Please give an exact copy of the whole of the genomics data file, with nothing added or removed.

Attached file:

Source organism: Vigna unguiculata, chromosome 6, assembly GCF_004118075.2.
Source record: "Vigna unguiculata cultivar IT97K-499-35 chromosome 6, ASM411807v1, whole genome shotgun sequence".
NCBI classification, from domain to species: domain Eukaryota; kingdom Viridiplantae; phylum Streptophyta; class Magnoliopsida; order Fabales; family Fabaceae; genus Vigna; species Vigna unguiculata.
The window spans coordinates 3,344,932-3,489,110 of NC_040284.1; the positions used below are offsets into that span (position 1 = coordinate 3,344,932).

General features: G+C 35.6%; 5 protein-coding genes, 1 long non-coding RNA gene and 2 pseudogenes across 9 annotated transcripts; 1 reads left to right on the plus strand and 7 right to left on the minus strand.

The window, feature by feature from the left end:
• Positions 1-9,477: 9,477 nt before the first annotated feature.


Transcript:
Source organism: Vigna unguiculata, chromosome 6, assembly GCF_004118075.2.
Source record: "Vigna unguiculata cultivar IT97K-499-35 chromosome 6, ASM411807v1, whole genome shotgun sequence".
NCBI classification, from domain to species: domain Eukaryota; kingdom Viridiplantae; phylum Streptophyta; class Magnoliopsida; order Fabales; family Fabaceae; genus Vigna; species Vigna unguiculata.
The window spans coordinates 3,344,932-3,489,110 of NC_040284.1; the positions used below are offsets into that span (position 1 = coordinate 3,344,932).

General features: G+C 35.6%; 5 protein-coding genes, 1 long non-coding RNA gene and 2 pseudogenes across 9 annotated transcripts; 1 reads left to right on the plus strand and 7 right to left on the minus strand.

The window, feature by feature from the left end:
• Positions 1-9,477: 9,477 nt before the first annotated feature.